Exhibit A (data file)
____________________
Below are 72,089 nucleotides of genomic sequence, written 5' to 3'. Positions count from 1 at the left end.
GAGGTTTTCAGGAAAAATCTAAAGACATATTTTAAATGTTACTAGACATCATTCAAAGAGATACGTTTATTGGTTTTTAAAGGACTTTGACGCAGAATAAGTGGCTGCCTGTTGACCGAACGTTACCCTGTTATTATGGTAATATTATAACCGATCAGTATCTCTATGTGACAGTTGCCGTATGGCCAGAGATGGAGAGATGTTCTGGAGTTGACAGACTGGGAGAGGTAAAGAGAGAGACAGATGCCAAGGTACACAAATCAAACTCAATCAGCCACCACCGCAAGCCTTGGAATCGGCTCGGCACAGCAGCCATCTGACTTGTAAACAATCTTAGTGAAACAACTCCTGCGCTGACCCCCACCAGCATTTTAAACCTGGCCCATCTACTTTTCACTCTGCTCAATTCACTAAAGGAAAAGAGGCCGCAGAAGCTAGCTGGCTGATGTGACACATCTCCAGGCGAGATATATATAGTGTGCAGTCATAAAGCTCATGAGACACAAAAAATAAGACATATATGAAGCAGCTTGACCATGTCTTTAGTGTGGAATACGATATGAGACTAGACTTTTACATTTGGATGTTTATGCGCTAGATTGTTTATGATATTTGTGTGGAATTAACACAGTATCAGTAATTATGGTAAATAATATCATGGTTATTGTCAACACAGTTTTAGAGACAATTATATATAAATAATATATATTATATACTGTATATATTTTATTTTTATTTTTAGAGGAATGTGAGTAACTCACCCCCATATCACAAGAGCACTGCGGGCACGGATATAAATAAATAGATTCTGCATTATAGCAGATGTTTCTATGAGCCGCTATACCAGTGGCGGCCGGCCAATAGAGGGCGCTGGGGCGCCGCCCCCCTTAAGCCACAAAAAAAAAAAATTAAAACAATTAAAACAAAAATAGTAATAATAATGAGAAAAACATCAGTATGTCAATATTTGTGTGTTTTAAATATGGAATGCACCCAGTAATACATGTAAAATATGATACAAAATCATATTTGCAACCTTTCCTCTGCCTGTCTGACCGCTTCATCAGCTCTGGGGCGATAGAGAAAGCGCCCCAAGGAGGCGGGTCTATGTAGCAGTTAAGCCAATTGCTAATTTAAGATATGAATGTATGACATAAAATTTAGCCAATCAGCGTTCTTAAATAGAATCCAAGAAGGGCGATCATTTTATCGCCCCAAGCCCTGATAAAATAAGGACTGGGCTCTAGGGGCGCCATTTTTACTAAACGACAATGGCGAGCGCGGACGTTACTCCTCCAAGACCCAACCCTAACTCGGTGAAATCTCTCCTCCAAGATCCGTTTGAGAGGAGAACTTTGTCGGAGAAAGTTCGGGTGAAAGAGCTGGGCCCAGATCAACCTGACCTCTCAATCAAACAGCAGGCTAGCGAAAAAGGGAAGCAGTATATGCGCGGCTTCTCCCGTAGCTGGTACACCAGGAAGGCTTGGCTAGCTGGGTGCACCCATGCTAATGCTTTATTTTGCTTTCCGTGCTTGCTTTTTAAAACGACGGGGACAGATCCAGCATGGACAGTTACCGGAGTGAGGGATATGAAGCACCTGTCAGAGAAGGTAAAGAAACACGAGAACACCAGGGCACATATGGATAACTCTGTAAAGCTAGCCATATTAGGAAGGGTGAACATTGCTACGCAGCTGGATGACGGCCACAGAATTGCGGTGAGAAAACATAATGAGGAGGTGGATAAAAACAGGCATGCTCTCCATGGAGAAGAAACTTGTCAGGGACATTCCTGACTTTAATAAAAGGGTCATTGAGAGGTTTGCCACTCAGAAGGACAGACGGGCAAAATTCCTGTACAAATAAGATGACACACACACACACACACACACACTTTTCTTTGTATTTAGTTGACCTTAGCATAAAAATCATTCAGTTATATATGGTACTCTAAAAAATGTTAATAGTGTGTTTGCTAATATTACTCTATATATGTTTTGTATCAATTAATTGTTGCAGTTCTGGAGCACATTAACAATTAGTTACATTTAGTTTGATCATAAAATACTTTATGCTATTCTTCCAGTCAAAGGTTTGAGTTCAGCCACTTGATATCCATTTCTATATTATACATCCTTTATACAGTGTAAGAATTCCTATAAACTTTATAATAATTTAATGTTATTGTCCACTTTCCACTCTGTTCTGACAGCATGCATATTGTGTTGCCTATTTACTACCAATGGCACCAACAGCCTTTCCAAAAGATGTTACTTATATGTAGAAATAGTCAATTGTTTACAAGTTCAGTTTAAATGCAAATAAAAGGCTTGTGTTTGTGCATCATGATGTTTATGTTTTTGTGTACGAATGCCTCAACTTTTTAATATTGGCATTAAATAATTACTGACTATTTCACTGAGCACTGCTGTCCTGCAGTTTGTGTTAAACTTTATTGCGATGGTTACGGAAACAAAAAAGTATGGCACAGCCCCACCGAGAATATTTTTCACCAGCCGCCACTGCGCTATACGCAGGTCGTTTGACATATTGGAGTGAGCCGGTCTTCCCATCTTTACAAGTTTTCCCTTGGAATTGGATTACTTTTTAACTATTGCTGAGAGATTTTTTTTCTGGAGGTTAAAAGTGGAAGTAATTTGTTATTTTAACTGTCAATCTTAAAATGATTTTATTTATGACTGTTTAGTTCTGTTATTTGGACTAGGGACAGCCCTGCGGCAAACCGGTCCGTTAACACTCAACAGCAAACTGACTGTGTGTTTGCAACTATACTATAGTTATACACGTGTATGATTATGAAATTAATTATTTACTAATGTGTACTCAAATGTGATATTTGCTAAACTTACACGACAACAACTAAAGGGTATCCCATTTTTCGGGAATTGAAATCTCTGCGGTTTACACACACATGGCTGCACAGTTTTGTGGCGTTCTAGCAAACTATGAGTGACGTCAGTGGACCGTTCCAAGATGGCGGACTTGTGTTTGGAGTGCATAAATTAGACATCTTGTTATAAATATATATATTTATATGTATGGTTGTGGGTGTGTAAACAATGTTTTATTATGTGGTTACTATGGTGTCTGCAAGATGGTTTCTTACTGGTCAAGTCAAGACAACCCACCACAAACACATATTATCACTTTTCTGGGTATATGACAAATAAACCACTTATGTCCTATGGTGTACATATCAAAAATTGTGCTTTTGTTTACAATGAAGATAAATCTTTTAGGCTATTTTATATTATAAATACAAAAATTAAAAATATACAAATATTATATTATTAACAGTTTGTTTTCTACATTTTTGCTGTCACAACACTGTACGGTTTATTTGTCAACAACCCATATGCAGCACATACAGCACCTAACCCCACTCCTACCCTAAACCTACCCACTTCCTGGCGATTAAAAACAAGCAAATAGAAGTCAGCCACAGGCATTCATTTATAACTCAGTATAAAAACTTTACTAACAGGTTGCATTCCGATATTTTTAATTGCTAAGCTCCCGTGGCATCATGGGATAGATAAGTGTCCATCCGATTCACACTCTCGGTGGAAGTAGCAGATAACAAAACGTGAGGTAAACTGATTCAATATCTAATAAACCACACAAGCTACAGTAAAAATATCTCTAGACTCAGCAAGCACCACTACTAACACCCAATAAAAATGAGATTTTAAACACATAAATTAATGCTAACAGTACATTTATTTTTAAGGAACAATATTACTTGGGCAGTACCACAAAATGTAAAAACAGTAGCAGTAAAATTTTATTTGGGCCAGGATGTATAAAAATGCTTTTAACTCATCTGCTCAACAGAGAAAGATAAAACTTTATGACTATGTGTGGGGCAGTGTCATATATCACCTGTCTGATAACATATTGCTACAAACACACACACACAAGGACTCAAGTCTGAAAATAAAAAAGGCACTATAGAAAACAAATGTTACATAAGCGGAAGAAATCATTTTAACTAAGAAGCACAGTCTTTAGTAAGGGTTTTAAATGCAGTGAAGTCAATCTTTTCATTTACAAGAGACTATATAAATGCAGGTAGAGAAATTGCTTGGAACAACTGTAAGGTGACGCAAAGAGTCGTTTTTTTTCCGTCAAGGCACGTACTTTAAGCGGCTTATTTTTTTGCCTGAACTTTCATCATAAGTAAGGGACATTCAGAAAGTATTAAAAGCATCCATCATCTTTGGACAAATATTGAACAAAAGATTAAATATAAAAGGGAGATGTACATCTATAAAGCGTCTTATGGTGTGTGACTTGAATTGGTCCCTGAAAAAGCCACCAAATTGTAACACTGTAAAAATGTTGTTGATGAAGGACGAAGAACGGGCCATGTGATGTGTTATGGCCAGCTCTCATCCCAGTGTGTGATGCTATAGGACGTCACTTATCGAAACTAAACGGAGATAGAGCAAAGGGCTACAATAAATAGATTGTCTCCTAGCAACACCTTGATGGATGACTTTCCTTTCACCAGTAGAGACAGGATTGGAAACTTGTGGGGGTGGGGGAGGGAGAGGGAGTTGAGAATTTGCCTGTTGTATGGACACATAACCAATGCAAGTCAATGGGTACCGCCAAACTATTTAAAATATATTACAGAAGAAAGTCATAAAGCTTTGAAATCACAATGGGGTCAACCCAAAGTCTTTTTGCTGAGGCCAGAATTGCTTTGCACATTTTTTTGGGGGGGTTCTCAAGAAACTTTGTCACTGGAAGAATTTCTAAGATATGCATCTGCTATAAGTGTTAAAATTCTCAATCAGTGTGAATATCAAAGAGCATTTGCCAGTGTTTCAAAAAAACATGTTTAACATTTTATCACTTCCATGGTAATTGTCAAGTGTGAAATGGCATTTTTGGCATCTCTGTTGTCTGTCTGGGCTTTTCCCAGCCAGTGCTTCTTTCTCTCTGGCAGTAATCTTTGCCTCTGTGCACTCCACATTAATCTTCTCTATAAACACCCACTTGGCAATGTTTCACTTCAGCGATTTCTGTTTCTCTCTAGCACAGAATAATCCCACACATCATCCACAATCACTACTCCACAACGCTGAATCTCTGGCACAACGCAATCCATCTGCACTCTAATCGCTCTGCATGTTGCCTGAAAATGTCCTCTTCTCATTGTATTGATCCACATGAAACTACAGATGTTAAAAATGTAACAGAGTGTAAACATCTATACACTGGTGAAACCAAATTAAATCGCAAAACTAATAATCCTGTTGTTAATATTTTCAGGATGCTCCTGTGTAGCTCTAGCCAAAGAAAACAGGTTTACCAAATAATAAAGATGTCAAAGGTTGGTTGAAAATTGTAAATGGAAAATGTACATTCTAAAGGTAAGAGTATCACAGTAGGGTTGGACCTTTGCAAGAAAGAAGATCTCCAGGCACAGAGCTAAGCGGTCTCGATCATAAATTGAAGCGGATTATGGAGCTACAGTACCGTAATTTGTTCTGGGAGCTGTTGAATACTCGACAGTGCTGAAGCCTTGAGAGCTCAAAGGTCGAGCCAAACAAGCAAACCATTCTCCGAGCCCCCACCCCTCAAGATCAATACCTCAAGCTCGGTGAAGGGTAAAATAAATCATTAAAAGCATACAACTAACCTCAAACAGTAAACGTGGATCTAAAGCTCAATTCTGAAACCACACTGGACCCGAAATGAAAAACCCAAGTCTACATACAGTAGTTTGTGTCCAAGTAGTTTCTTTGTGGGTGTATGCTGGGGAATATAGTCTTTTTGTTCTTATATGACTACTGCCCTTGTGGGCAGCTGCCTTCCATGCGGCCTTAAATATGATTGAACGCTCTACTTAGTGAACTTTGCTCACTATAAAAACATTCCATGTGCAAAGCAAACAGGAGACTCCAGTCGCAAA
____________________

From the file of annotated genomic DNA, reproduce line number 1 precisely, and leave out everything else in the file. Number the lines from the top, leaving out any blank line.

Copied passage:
Below are 72,089 nucleotides of genomic sequence, written 5' to 3'. Positions count from 1 at the left end.